Friday, November 26, 2010

Cattle Language

I guess languages have always fascinated me. Working with cattle, and being a reasonably observant person, I noticed cattle communicating with each other. We want to think of them as stupid beasts. We eat them. We break up their families, keep them in feedlots knee deep in manure for months, and kill them in front of their friends. We want to think they don’t know what’s happening. Cattle have been domesticated for about 10,000 years. If we don’t understand them, it is because we don’t want to.

I knew cattle made noises and had body language. I learned to tell if they were happy, distressed, angry, and the other things that affected my working them. My epiphany came one day when we had driven a team of my oxen to a neighbor’s with a load of stone. As we were working, the oxen were grazing next to the pasture fence. The neighbor’s steers came up and greeted my oxen. They all arched their backs, raising their heads high as they greeted. My oxen were an easy six feet at the shoulder and weighed near 2,500 pounds each. These little steers weighed under a thousand each. I knew the basic greeting sniffs so this was something different. I also knew that my oxen would sometimes make similar gestures toward me. Watching the rest of the body language, I realized I was seeing a submission signal. This was the foot in the door.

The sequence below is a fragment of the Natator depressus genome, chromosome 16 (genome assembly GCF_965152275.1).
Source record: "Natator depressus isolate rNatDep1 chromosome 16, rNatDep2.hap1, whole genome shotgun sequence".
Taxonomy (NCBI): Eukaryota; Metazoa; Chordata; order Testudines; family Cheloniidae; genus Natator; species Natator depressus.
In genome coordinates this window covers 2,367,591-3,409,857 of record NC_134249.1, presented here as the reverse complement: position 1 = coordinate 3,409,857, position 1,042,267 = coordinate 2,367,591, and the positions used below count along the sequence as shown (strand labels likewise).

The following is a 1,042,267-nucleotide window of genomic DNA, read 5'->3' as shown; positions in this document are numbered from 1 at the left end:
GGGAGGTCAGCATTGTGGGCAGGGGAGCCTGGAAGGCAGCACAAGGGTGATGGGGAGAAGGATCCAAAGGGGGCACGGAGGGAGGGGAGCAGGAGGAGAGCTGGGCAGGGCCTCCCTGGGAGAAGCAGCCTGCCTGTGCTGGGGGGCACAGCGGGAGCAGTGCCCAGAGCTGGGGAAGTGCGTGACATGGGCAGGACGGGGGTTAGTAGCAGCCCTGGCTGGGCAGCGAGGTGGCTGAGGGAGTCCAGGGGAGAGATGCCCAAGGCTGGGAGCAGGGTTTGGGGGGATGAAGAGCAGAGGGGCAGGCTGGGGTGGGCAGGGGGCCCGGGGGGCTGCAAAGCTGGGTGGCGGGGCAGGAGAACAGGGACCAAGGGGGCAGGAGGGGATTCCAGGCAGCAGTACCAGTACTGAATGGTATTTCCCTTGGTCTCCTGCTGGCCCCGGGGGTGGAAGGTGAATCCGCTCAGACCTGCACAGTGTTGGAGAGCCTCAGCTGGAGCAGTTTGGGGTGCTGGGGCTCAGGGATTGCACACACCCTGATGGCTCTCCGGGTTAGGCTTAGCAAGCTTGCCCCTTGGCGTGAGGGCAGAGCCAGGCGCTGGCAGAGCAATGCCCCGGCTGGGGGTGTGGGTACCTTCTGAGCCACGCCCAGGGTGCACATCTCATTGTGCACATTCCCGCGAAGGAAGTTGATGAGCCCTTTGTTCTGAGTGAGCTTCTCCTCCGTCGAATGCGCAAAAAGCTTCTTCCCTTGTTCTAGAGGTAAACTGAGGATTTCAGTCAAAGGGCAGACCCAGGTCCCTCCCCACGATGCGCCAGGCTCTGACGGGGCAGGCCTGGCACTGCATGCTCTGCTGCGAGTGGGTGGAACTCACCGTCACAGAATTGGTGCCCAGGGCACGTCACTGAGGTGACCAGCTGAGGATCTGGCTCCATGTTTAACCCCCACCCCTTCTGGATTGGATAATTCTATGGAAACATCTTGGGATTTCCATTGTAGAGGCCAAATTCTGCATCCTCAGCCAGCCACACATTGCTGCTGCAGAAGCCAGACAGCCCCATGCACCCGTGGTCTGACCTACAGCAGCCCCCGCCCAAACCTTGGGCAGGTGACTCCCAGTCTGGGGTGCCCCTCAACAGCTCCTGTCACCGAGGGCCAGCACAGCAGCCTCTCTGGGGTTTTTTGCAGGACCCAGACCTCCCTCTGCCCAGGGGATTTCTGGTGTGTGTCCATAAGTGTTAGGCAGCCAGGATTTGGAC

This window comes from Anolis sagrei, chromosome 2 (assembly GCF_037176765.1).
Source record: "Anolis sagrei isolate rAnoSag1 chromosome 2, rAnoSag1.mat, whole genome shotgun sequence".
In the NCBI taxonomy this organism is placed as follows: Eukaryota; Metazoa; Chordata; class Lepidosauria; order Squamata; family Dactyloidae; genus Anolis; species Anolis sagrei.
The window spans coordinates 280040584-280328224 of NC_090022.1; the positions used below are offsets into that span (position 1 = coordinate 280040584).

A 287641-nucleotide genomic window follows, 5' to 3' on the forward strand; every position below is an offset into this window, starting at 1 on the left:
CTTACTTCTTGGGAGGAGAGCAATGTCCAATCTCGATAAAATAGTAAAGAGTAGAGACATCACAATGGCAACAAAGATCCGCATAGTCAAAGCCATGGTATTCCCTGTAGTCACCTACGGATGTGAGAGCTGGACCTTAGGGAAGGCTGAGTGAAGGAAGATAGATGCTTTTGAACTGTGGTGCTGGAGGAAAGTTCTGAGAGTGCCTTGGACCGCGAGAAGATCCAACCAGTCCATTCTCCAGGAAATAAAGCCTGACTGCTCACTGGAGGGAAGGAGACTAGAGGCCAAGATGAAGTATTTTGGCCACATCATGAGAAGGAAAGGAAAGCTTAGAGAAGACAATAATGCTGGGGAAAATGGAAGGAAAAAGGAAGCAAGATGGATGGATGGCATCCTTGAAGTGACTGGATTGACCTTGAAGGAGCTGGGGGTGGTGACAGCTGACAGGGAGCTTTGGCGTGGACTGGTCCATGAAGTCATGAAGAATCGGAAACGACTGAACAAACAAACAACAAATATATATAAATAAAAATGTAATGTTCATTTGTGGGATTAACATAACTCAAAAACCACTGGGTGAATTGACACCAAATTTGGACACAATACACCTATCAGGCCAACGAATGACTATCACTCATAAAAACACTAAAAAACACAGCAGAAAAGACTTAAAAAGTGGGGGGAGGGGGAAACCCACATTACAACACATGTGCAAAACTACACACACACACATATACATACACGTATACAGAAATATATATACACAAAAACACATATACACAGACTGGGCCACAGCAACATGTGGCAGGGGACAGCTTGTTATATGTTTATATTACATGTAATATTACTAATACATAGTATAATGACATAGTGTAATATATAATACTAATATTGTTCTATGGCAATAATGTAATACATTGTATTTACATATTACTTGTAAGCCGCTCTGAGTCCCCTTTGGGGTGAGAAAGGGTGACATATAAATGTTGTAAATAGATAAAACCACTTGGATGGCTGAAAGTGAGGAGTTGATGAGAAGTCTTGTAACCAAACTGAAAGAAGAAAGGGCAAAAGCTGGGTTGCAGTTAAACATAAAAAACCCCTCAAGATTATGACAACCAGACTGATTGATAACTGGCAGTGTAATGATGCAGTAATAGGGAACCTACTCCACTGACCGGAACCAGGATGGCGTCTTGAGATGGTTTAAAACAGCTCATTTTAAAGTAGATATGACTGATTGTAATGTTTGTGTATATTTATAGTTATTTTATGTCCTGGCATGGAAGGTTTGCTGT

In the years that followed, I stayed alert to examples of communication between the animals and on occasion with me. I noticed begging sounds. We figured out there were “words” reserved for good friends and others for strangers. We found them trying to tell us things. And, we learned to use their language.

Because they found we were paying attention, they have become more comfortable telling us what they want. This has been a big help in working them. Just to give one example, other teamsters are always surprised when we are working and I will stop the team, turn them loose to get a drink and when they are done, they will come right back to their places on the load. What happens is that George (usually) will give the begging moan (a low moo that I think could be translated as “please”) and suck in his third stomach. He is thirsty. I believe him. He is the spokesman. As soon as I can, I turn them loose for a drink. Because they know they will be listened to, they get their drink and come back.

What makes cattle hard to understand is that they use contractions extensively.  A full-blown submission signal is reserved for strangers. In the herd, among friends, a simple bob of the head suffices. When I realized this, a vast amount of communications that I had been missing was suddenly revealed. We now know thirty-two words and postures that we can identify and use. I am not sure how much of their language this is, I suspect we are nearing the end of the dictionary.

When you watch cattle, in life, or a video of some sort, you can see them trying to communicate, sometimes poignantly. I just saw a clip of a rodeo. Just before the turnout men tightened the flank strap, the bull begged them not to do it. He knew what was coming. He had been ridden before. That strap hurts and he didn’t want it. And he said so. Same film, different clip, a bull in a ring in Spain fell down as the picadors were teasing him. He lay there giving the submission signal repeatedly. When you know what they are, you can’t miss them.